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Unformatted text preview: Law and Human Beha v ior, Vol. 24, No. 3, 2000 Discrimination and Instructional Comprehension: Guided Discretion, Racial Bias, and the Death Penalty Mona Lynch 1 and Craig Haney 2,3 This study links two pre v iously unrelated lines of research: the lack of comprehension of capital penalty-phase jury instructions and discriminatory death sentencing. Jury- eligible subjects were randomly assigned to v iew one of four v ersions of a simulated capital penalty trial in which the race of defendant (Black or White) and the race of v ictim (Black or White) were v aried orthogonally. Dependent measures included a sentencing v erdict (life without the possibility of parole or the death penalty), ratings of penalty phase e v idence, and a test of instructional comprehension. Results indicated that instructional comprehension was poor o v erall and that, although Black defen- dants were treated only slightly more puniti v ely than White defendants in general, discriminatory effects were concentrated among participants whose comprehension was poorest. In addition, the use of penalty phase e v idence differed as a function of race of defendant and whether the participant sentenced the defendant to life or death. The study suggest that racially biased and capricious death sentencing may be in part caused or exacerbated by the inability to comprehend penalty phase instructions. INTRODUCTION In a series of decisions beginning more than a quarter century ago, the U.S. Supreme Court has focused unprecedented attention on the capital jury decision- making process. In the first of these decisions, Furman v . Georgia (1972), a plurality of the Court concluded that the death penalty was being imposed through a process that was arbitrary in nature. In the opinion of several justices, it was also adminis- tered on a discriminatory basis. These problems were blamed primarily on the unguided discretion that capital juries exercised in reaching their penalty verdicts. Four years later, in Gregg v . Georgia (1976) and its companion cases, the Court 1 Administration of Justice Program, California State University, San Jose, California. 2 Department of Psychology, University of California, Santa Cruz, California. 3 Correspondence should be addressed to Mona Lynch, Administration of Justice, California State University, One Washington Square, San Jose, California 95192 (e-mail: [email protected]), or Craig Haney, Department of Psychology, University of California, Santa Cruz, California 95064 (e-mail: [email protected]). 337 0147-7307/00/0600-0337$18.00/1 2000 American Psychology-Law Society/Division 41 of the American Psychology Association 338 Lynch and Haney approved several new death penalty statutes aimed at limiting the bases upon which the capital jury’s choice between life and death could be made. The ‘‘modern era’’ of death sentencing in the United States had begun....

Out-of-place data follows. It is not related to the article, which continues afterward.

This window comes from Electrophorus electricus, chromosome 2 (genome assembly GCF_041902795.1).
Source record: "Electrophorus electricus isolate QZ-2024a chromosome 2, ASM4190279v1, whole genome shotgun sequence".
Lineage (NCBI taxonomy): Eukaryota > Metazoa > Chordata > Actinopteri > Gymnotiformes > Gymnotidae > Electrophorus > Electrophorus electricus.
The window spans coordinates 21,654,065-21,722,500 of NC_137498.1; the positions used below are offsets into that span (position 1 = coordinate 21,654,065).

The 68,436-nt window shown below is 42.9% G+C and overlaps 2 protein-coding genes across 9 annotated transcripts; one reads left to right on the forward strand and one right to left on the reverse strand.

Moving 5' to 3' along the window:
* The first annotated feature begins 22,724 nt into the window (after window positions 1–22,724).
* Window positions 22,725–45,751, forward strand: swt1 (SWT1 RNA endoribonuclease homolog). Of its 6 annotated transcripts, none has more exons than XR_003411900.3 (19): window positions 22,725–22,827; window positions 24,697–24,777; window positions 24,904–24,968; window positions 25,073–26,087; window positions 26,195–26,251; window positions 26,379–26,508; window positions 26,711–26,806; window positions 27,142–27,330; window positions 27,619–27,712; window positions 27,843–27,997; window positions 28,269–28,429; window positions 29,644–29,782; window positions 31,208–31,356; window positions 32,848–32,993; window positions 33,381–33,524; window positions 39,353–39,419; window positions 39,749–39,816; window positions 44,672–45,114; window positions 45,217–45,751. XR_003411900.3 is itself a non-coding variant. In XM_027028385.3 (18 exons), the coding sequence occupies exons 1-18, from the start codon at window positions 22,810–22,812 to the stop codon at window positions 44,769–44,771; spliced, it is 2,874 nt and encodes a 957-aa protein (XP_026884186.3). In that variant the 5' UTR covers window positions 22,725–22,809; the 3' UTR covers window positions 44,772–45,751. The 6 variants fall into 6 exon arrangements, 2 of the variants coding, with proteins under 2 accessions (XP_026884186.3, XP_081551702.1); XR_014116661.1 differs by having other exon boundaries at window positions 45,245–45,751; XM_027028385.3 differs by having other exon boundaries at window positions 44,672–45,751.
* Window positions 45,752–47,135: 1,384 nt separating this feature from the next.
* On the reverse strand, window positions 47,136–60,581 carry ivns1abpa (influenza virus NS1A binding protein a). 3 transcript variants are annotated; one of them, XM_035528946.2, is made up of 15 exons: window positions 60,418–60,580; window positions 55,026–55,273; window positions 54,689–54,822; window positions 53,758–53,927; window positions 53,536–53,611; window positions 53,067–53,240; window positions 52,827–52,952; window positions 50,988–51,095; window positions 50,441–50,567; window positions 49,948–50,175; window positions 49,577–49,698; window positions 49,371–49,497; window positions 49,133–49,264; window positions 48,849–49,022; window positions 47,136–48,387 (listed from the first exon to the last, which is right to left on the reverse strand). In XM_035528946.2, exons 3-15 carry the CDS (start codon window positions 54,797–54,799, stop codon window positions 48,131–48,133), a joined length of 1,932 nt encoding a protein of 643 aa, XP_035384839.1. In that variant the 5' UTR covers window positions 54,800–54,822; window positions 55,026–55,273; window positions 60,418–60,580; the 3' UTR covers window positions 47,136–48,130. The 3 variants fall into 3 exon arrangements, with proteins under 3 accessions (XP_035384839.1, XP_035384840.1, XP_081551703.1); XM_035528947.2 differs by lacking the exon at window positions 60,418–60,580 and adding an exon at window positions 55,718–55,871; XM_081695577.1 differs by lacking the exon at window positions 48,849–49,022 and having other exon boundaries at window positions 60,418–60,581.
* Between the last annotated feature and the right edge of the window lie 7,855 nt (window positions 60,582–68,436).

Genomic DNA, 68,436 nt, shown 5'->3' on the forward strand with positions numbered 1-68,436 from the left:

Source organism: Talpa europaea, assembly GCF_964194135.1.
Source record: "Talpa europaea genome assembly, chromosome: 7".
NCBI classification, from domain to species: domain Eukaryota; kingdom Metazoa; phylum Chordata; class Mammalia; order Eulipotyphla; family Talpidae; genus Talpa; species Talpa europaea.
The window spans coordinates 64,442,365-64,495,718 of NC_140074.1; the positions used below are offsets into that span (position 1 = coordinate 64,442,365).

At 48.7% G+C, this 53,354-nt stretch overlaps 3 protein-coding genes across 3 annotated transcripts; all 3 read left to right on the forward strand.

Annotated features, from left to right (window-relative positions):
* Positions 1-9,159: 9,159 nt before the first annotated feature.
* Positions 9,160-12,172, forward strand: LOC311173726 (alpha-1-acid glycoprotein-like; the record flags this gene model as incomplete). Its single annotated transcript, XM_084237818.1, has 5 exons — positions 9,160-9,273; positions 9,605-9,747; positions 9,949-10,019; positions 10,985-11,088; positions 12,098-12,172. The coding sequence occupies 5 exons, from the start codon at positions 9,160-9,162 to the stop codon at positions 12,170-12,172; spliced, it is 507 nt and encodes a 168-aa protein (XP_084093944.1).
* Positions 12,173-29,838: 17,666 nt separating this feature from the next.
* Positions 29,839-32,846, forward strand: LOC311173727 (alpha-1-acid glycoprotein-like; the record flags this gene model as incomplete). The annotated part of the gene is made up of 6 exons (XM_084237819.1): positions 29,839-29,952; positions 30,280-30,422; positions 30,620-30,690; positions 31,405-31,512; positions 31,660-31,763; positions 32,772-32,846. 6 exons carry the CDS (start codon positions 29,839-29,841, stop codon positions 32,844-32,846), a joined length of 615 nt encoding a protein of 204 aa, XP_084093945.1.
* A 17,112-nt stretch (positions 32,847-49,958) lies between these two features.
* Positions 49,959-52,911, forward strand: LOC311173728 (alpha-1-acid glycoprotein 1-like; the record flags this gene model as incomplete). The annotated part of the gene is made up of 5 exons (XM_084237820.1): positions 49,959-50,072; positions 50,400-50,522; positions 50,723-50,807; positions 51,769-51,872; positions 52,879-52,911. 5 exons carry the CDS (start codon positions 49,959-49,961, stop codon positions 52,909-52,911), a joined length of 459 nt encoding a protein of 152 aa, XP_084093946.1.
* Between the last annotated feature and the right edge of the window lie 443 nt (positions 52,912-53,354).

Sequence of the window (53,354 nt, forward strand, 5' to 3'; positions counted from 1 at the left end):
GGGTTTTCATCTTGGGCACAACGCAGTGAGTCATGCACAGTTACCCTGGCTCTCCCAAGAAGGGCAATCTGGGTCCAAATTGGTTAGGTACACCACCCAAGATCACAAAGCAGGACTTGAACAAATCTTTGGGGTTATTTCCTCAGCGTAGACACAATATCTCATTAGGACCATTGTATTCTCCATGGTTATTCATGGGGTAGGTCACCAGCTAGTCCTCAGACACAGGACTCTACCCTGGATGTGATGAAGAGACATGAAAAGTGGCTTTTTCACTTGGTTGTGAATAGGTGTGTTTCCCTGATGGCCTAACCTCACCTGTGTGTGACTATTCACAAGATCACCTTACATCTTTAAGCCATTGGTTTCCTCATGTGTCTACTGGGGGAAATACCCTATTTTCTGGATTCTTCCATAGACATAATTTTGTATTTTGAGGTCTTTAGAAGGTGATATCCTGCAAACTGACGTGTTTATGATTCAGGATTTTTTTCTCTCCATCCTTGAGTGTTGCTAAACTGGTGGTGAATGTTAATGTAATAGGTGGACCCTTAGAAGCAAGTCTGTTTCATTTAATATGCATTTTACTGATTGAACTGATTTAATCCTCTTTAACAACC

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This note was uploaded on 04/09/2008 for the course SOP 4842 taught by Professor Reardon during the Spring '08 term at FIU.
- Spring '08
- The Land